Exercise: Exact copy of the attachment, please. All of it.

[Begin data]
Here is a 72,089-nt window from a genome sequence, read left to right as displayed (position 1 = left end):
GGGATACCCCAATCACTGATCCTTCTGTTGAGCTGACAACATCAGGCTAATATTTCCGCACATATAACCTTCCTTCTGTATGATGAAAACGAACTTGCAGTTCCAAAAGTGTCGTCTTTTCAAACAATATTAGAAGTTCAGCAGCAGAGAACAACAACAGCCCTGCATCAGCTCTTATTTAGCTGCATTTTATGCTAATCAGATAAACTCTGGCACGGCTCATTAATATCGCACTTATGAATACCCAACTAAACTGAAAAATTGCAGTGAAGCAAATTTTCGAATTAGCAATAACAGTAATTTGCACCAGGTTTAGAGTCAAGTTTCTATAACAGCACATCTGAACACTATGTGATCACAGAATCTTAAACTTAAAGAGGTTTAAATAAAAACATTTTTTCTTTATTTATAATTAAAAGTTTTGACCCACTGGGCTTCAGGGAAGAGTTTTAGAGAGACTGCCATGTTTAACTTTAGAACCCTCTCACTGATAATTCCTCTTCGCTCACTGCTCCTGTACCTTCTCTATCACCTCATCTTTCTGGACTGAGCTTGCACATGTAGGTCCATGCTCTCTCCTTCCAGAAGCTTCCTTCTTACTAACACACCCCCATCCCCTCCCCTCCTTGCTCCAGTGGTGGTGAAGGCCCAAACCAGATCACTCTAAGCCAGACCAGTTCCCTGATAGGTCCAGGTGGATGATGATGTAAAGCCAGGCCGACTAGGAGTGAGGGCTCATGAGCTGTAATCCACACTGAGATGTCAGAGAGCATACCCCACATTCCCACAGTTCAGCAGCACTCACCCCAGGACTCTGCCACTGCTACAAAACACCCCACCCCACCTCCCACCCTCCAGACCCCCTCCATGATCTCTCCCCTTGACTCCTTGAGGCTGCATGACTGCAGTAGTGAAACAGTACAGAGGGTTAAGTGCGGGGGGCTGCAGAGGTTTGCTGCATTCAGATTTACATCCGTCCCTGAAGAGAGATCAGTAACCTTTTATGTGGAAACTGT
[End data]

Here is a 72,089-nt window from a genome sequence, read left to right as displayed (position 1 = left end):
GGGATACCCCAATCACTGATCCTTCTGTTGAGCTGACAACATCAGGCTAATATTTCCGCACATATAACCTTCCTTCTGTATGATGAAAACGAACTTGCAGTTCCAAAAGTGTCGTCTTTTCAAACAATATTAGAAGTTCAGCAGCAGAGAACAACAACAGCCCTGCATCAGCTCTTATTTAGCTGCATTTTATGCTAATCAGATAAACTCTGGCACGGCTCATTAATATCGCACTTATGAATACCCAACTAAACTGAAAAATTGCAGTGAAGCAAATTTTCGAATTAGCAATAACAGTAATTTGCACCAGGTTTAGAGTCAAGTTTCTATAACAGCACATCTGAACACTATGTGATCACAGAATCTTAAACTTAAAGAGGTTTAAATAAAAACATTTTTTCTTTATTTATAATTAAAAGTTTTGACCCACTGGGCTTCAGGGAAGAGTTTTAGAGAGACTGCCATGTTTAACTTTAGAACCCTCTCACTGATAATTCCTCTTCGCTCACTGCTCCTGTACCTTCTCTATCACCTCATCTTTCTGGACTGAGCTTGCACATGTAGGTCCATGCTCTCTCCTTCCAGAAGCTTCCTTCTTACTAACACACCCCCATCCCCTCCCCTCCTTGCTCCAGTGGTGGTGAAGGCCCAAACCAGATCACTCTAAGCCAGACCAGTTCCCTGATAGGTCCAGGTGGATGATGATGTAAAGCCAGGCCGACTAGGAGTGAGGGCTCATGAGCTGTAATCCACACTGAGATGTCAGAGAGCATACCCCACATTCCCACAGTTCAGCAGCACTCACCCCAGGACTCTGCCACTGCTACAAAACACCCCACCCCACCTCCCACCCTCCAGACCCCCTCCATGATCTCTCCCCTTGACTCCTTGAGGCTGCATGACTGCAGTAGTGAAACAGTACAGAGGGTTAAGTGCGGGGGGCTGCAGAGGTTTGCTGCATTCAGATTTACATCCGTCCCTGAAGAGAGATCAGTAACCTTTTATGTGGAAACTGT